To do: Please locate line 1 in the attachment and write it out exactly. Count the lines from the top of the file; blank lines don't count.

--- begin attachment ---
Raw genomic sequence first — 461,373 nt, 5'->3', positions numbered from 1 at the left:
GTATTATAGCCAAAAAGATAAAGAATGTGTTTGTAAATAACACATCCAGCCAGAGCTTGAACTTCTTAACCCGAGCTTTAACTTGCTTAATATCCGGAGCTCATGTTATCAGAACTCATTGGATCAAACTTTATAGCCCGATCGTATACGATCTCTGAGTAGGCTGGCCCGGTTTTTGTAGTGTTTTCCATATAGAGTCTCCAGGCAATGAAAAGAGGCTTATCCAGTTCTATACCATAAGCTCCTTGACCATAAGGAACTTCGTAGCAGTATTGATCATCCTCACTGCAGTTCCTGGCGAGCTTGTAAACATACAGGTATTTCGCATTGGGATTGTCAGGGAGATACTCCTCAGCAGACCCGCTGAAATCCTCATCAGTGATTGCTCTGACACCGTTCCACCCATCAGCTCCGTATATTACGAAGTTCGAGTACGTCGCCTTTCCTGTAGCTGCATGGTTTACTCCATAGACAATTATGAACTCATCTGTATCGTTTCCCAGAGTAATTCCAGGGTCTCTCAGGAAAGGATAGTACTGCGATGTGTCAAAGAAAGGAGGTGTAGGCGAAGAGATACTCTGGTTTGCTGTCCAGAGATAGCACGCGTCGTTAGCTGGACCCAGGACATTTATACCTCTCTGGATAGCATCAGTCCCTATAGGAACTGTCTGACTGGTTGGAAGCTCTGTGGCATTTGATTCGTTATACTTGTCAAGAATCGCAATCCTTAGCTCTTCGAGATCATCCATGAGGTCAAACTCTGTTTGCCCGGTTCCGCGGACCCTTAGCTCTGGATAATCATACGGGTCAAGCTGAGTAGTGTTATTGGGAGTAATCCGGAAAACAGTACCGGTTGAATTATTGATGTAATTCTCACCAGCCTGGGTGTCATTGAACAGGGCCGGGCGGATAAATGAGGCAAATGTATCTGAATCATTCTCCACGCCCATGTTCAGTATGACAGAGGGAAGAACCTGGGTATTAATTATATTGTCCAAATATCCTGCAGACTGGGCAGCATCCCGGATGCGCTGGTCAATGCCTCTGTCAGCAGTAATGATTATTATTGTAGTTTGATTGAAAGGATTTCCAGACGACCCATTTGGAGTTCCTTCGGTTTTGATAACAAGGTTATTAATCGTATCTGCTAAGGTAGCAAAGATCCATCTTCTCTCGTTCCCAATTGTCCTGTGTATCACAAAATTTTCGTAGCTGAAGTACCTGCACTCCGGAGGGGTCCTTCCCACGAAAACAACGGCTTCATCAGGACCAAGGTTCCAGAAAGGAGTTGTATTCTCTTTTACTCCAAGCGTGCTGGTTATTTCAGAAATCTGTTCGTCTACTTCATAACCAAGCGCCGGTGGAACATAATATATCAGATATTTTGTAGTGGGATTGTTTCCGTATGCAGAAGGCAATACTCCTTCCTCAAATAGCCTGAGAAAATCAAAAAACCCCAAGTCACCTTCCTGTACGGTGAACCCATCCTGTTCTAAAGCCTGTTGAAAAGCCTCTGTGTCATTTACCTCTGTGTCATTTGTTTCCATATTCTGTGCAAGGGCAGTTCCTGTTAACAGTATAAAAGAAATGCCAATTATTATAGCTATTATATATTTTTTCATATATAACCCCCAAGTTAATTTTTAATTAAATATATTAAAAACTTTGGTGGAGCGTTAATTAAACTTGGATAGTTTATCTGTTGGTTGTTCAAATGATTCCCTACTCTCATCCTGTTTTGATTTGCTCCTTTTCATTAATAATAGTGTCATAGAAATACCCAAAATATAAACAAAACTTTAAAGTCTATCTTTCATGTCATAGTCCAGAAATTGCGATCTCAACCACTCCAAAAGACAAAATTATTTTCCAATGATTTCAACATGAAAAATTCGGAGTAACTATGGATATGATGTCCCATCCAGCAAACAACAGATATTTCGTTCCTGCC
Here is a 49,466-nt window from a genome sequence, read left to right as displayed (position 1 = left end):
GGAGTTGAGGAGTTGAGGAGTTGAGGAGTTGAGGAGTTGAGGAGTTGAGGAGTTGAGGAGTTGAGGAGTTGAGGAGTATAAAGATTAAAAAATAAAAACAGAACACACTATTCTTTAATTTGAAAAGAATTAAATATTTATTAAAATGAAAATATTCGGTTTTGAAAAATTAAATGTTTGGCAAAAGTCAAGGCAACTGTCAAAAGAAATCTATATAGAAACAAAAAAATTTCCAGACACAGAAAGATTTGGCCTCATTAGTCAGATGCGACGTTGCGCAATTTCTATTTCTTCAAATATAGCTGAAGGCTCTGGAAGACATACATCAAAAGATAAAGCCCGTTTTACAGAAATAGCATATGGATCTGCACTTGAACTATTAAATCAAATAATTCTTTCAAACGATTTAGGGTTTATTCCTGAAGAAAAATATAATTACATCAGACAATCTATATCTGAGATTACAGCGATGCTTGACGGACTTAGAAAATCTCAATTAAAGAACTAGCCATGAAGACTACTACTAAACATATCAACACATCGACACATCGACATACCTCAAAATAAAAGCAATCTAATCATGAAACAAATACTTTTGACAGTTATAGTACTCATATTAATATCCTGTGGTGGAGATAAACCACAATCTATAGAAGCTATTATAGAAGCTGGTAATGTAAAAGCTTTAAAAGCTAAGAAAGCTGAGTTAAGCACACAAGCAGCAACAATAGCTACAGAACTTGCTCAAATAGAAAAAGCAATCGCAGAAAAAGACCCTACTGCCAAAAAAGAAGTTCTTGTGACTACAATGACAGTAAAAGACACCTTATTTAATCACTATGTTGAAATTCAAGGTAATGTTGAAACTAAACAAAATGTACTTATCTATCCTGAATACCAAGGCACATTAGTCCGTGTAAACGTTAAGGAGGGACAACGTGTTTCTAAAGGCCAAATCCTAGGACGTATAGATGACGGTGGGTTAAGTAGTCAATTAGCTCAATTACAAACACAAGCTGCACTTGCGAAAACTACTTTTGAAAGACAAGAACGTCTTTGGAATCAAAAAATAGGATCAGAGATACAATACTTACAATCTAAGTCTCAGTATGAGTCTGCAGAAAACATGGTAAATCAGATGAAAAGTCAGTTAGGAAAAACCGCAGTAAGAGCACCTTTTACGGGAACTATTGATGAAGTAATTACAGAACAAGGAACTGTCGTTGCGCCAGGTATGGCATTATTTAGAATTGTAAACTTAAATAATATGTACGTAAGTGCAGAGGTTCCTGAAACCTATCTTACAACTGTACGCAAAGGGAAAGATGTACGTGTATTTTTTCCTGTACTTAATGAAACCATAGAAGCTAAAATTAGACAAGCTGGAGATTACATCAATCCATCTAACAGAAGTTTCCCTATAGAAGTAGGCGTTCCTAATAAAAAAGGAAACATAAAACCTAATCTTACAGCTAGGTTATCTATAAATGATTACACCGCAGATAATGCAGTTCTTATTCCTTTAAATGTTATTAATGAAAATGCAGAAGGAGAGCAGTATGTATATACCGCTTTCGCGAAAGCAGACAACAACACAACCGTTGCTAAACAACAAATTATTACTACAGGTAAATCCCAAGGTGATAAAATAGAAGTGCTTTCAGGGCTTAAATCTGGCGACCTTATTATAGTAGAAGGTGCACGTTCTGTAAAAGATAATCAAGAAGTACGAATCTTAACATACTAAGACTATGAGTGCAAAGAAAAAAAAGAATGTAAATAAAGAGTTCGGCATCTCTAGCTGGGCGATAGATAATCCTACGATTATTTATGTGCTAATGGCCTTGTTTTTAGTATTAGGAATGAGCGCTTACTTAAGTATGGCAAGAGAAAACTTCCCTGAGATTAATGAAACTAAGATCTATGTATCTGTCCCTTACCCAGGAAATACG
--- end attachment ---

Raw genomic sequence first — 461,373 nt, 5'->3', positions numbered from 1 at the left: